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Part I of II by Claudio Grass

For any reasonably well read adult, any amateur student of history or any responsible citizen for that matter, the idea that ”war is the health of the State” should be adjacent to a truism. After all, literally nobody benefits from violence and bloodshed apart from those at the heart of any State that is directly or indirectly involved and their cronies. In fact, the more horrific the violence and the more protracted the bloodshed, the greater the profit they reap. Even if they find themselves on the losing side of a particular conflict, they are still the “winners”, compared to the mere mortals, the innocent civilians that die, starve and suffer as a direct result of choices that “their betters” made for them. 

However, no matter how obvious this might be and how frequently and consistently proven throughout history, it is still surprising to hear it admitted openly and callously by the elected representatives of such a State. Earlier this month, when Joe Biden requested more than $105 billion from the US Congress for military aid to Ukraine, Israel, and Taiwan, he made an astounding argument to defend his position. He argued that war is good for American businesses and therefore good for the country. 

“We send Ukraine equipment sitting in our stockpiles. And when we use the money allocated by Congress, we use it to replenish our own stores, our own stockpiles, with new equipment. Equipment that defends America and is made in America. Patriot missiles for air defense batteries, made in Arizona. Artillery shells manufactured in 12 states across the country, in Pennsylvania, Ohio, Texas. And so much more.”

Before we even attempt to wrap our heads around the astonishing perversion of any moral fiber that the formation this trail of thought requires, let us quickly first shoot it down on logical grounds alone. First of all, if all this lethal equipment is just “sitting on stockpiles”, it means that these companies are dealing with a serious inventory problem. They overproduced, they overstocked, they forecasted wrong, they made bad deals and the generally conducted bad business. 

Much like the banks that went bust, they are now receiving a bailout from the taxpayer, who will be forced to foot the bill for equipment they obviously had no need for themselves – then they’ll gift it to other nations, that equally obviously couldn’t or wouldn’t to buy it themselves. These companies will then be guaranteed fresh cashflows, to produce “newer and better” instruments of death and destruction for their own country, that also nobody asked for. 

But even if we look past these “technicalities” that underpin the US President’s argument and we just focus on the larger point, that military spending is like any stimulus spending and therefore good for the economy, there is still something fundamentally wrong with that claim too (and it’s not just the fact that it is based upon widely debunked Keynesian premises). The idea that spending money on fixing, updating or otherwise restoring things is central to Frédéric Bastiat’s “broken window fallacy”, which he first outlined in his essay “That Which Is Seen and That Which Is Not Seen”.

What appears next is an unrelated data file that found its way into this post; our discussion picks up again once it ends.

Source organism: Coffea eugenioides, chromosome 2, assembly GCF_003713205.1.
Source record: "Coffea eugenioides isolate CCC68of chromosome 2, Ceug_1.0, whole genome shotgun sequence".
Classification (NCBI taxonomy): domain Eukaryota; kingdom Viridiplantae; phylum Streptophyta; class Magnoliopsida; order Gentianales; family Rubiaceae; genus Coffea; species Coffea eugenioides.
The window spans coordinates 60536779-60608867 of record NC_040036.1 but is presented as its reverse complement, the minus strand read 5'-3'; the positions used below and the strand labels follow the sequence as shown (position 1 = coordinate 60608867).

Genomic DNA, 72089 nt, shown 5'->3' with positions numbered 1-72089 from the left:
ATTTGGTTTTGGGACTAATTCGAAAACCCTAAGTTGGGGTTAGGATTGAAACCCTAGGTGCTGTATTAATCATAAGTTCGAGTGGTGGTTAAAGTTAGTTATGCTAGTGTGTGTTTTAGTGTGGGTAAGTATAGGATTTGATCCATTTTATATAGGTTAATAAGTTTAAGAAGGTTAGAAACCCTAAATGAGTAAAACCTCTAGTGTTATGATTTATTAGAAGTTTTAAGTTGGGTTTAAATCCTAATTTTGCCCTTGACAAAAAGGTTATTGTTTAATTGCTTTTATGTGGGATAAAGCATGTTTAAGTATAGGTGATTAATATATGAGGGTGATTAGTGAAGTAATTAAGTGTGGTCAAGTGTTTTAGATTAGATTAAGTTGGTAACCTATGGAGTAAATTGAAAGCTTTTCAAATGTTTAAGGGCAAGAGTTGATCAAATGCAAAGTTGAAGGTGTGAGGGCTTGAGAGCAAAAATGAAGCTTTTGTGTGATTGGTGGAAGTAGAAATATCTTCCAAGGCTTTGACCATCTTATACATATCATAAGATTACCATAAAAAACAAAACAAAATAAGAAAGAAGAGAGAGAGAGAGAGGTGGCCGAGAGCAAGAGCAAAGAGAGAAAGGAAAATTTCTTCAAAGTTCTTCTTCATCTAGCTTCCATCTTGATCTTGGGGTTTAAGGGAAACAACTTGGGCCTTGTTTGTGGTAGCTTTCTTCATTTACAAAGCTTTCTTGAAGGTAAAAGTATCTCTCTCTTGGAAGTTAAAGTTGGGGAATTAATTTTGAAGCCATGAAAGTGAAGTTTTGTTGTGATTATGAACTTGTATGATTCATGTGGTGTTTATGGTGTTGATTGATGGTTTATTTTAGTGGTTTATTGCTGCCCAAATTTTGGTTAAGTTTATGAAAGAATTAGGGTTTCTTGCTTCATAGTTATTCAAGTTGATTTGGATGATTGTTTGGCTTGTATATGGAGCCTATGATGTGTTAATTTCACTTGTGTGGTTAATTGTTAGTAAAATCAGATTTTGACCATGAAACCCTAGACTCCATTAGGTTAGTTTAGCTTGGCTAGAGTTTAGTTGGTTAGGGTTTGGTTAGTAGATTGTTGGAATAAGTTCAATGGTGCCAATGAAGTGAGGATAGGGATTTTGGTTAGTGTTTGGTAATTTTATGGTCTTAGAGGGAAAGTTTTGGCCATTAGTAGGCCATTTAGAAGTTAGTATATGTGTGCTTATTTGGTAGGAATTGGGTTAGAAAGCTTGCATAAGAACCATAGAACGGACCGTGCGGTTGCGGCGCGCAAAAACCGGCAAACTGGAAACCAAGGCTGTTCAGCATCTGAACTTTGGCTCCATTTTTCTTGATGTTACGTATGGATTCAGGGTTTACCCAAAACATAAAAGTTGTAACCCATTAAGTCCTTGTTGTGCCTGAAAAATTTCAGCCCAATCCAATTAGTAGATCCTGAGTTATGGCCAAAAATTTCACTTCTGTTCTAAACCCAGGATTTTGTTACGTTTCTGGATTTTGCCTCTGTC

As explained by Connor O’Keeffe in a recent analysis on, “the broken window fallacy is the false belief that spending money on restoring things that have been destroyed can make an economy richer. To make this point, Bastiat used the example of a broken shop window. After his careless son breaks a pane of glass, a shopkeeper is forced to hire a glazier to repair the damage. A group of bystanders reflect on the situation and question their impulse to condemn the boy. After all, they ask, “what would become of the glaziers if panes of glass were never broken?”….The bystanders point to all the economic activity that will come from the shopkeeper’s purchase of a new $50 windowpane. “The glazier will have $50 more to spend with other merchants, and these in turn will have $50 more to spend with still other merchants, and so ad infinitum.” That leads the crowd to the fallacious conclusion that because of all the resulting economic activity that his breaking of the window incited, the shopkeeper’s son should be considered a public benefactor.”

Of course, this is utter nonsense. If the window never broke, the shopkeeper would be free to spend that money on something that would actually benefit him or his business, but now it is a mere net loss. To take this argument to its logical conclusion, we should all be going around damaging other people’s property, creating destruction left and right and wreaking havoc in our path, as a way to help our communities and stimulate the economy. 

———- END PART 1

In the upcoming second part, we’ll focus on the moral implications and on the erroneous idea that the impact of war can be contained and perpetually be “somebody else’s problem”

Claudio Grass, Hünenberg See, Switzerland

This article has been published in the Newsroom of pro aurum, the leading precious metals company in Europe with an independent subsidiary in Switzerland. 

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